We are inspired by several alternative approaches and frames to DEI. Namely, we draw from Dr. Angela Davis, who tells us, “If we do not know how to meaningfully talk about racism, our actions will move in misleading directions.”16 The work of building pro-Black power allows us to journey in the right direction to meaningfully dismantle the vestiges of white settler colonialism that produce power disparities in our organizations. We also draw from Aida Mariam Davis (Dr. Angela Davis’s niece-in-law), CEO and founder of Decolonize Design, whose article “Diversity, Equity and Inclusion have failed. How about Belonging, Dignity and Justice instead?” clarifies, “The DEI industrial complex came into existence as a pre- emptive defense to avoid litigation by members of protected classes, particularly under Title VII of the Civil Rights Act of 1964.”17

Finally, we rely heavily and unequivocally on bell hooks’s Feminist Theory: From Margin to Center, in which she asserts that in order to shift power, we must examine (1) how power has historically oppressed groups of people who are at the margins (in organizations, this is often BIPOC women and others who hold identities from traditionally oppressed communities), and (2) those who are at the center (in organizations this is often people who hold positions of authority, such as an executive director or a board member).18 hooks advises that to shift power, we must bring people from the margins into the center. This theory is integrated into all our workshop and training offerings, and has proven invaluable when starting conversations that examine power and privilege.

 

Interrogating Governance to Construct a Pro-Black Organization

Since 2016, CompassPoint has engaged in reexamining our entire organization to dismantle white supremacy. This has required an active and intentional redesign of every detail of CP.19 In 2020, we stepped more deeply into this liberatory work—that is, we moved beyond equity to build a pro-Black organization. And in 2021, we realized that in order to build a pro-Black organization, we needed a more comprehensive framework. To help us continue evolving our praxis as a pro- Black organization, we developed an organizational model premised on a governance framework. Developing this model has allowed us to live into our core strategy, which is to live liberation from the inside out.20 We build structures, cultural practices, business strategies, and approaches to organizational change that bring us and the people with whom we work closer to liberation. We try on practices from the inside so that we can practice and then share what we’re learning. At the same time, we study ways in which leaders outside our practice are living into liberation, so that we can bring new learning in, creating a cycle of mutual reflection, practice, and change. We use the definition of governance from the Indigenous Governance Toolkit, which defines governance as “how people choose to collectively organise themselves to manage their own affairs, share power and responsibilities, decide for themselves what kind of society they want for their future, and implement those decisions.”21 This framework includes several interrelated components: values, principles, structure, decision making, culture, and community engagement.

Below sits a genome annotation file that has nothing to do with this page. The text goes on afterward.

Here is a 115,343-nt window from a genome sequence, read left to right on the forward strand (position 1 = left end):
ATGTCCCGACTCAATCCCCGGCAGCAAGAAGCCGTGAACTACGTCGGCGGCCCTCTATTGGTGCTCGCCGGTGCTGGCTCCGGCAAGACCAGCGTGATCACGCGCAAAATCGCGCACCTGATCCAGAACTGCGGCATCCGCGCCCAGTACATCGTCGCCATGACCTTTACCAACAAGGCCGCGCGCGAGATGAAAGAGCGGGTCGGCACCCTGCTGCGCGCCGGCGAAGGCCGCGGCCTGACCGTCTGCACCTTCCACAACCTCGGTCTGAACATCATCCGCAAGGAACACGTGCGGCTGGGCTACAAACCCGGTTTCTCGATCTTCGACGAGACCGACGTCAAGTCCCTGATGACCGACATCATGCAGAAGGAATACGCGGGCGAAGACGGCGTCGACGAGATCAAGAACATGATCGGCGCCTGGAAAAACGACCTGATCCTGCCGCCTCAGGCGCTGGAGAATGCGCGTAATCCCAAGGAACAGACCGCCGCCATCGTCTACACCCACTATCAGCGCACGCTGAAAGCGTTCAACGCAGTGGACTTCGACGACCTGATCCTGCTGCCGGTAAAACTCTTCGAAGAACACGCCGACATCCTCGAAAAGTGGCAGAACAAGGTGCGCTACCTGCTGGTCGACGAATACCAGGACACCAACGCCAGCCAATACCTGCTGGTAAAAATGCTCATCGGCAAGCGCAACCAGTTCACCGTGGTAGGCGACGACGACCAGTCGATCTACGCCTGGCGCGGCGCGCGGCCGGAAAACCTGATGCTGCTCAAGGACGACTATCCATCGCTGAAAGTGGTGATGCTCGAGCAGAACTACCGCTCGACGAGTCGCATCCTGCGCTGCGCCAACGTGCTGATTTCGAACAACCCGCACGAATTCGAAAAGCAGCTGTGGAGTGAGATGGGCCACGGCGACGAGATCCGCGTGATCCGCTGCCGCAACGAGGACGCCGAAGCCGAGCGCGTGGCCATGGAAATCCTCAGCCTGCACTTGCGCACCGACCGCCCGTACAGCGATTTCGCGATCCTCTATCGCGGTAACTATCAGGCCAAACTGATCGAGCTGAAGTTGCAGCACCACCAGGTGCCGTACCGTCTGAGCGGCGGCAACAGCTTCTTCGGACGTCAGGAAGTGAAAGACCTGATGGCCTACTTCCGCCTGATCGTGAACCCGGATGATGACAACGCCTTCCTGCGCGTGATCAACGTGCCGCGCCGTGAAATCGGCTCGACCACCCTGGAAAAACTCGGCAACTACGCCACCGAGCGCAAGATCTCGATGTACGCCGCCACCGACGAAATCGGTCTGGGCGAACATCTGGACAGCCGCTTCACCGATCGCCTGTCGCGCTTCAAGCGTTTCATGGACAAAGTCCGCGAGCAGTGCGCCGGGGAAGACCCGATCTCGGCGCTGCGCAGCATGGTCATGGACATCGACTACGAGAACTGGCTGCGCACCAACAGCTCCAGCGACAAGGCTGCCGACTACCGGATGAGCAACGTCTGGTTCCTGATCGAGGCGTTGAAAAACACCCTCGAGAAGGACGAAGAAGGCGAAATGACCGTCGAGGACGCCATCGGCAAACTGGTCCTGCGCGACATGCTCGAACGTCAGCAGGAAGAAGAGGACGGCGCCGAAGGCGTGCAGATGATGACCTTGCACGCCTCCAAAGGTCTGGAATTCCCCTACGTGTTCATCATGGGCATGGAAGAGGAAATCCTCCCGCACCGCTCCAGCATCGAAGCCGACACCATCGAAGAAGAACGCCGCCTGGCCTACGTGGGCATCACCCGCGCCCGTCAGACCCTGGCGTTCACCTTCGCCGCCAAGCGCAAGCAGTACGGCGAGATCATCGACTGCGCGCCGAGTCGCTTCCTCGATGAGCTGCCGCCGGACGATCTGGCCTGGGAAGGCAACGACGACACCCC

We are developing practices around values that our Black staff hold in high regard, such as communalism, self-care, authenticity, distribution of power, transparency, and healing. These practices are our principles, and our principles shape our structure—our systems, practices, policies, and procedures. Our organization is structured in three circles that allow for the sharing of power among staff, regardless of titles (a form we experimented with years ago, before endeavoring to build a pro-Black organization, when we explored the holacracy model).22

For example, our internal resilience circle, which coordinates all things traditionally understood as “operations” and “human resources,” manages our hiring processes for staff. Equipped with our commitment to distributing power, staff whose titles are “coordinator” or “associate director” in these circles often lead and participate in our hiring processes. Among other things, this builds confidence and a sense of ownership for all staff. This structure directly lends itself to the democratic decision-making processes we embark on at CompassPoint, because using modified consensus on major decisions allows staff—particularly Black staff, who often have little to no space in society to shape their circumstances—to shape the circumstances of the organization. All of this—the values, principles, structure, and decision making—shapes the culture of the organization, which at CompassPoint we articulate as the norms, traditions, practices, expectations, ways of being, histories of being (including Ancestral knowledge), beliefs, and desires of our staff. It also shapes how we engage with our communities. When we feel misaligned regarding any circle, we take the time to dissect why—often tracing back to our values—and construct a more aligned way forward. And we have found that when we’ve experienced a more aligned way forward, it’s been when Black staff are centered.